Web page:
Mesa's Rate Of Git Development Is Slowing
Based upon the latest Git statistics, the rate of Mesa's development commits has been slowing down. There's also some other interesting numbers to share.
This morning I was using GitStats on Mesa. It's been a few years since looking at the top contributors to Mesa so I found it time to look again to see how the development pace and contributor list has changed. As well, I was looking through the commit list of Mesa and other key projects to find any other active independent contributors that have been off my radar but good possible recruits for working at Valve Software on Linux. We're also now more than half-way through 2012, so it's interesting to look at how Mesa's been developing for the first half of the year.
The reporting period for these results begin on 14 February 1998, spanning 5,242 days with commits happening on 3,803 of those days. As of today there are 4,278 files in the Mesa repository that amount to 474,973 lines of code. There have been a total of 51,158 commits from 471 developers.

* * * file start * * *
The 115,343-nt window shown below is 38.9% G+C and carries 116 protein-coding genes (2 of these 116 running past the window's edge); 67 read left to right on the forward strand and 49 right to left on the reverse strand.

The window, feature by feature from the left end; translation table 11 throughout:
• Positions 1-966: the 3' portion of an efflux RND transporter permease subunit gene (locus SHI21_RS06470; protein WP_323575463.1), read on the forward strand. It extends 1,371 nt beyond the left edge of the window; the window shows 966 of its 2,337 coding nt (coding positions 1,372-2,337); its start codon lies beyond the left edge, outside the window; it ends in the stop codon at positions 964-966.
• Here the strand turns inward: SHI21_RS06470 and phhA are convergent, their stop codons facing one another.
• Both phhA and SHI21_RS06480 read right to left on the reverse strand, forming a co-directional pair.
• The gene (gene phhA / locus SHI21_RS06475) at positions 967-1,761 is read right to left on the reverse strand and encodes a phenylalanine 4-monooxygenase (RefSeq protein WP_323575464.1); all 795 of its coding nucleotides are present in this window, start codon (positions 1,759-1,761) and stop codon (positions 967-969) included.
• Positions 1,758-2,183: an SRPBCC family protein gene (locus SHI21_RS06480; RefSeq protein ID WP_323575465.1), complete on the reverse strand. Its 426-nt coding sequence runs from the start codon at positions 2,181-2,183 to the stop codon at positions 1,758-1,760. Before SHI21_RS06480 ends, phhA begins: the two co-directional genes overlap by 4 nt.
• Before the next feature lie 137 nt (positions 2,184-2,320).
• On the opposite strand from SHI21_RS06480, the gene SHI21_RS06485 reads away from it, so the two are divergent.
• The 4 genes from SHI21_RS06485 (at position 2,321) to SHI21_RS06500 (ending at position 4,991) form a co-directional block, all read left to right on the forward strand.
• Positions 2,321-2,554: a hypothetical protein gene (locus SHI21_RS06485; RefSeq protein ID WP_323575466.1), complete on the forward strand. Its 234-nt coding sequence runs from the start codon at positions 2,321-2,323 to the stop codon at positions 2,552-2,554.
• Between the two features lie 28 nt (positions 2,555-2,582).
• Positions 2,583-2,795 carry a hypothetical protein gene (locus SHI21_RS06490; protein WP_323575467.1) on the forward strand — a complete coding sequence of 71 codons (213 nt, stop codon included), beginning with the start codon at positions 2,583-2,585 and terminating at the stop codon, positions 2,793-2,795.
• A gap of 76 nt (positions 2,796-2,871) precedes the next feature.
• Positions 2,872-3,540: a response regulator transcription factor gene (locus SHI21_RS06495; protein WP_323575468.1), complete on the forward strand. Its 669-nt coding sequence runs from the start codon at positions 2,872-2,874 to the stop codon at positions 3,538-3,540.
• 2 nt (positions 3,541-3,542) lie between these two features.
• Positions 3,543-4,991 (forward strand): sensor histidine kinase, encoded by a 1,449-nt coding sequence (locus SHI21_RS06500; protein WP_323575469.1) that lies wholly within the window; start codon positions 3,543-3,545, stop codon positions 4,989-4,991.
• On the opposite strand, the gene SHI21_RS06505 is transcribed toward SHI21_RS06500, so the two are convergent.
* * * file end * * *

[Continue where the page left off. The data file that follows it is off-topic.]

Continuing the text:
One of the somewhat surprising graphs was in terms of Mesa's commits per year.
The raw number of commits though isn't too revealing but still has some weight. 2010 being a high point for Mesa development isn't entirely surprising since that's when the Radeon and Nouveau Gallium3D drivers were really starting to come together, various Gallium3D state trackers emerging, Intel making much progress with their driver, etc.
As another possible sign of development slowing a bit (or at least not drawing in much blood) when it comes to Git statistics is the number of developers contributing. So far this year there's been 103 different people that have committed to the Mesa Git code-base. This is in comparison to 166 different individuals in 2011, 161 different people in 2010, or even 119 in 2009. We'll see if this number of developers changes vastly by year's end.
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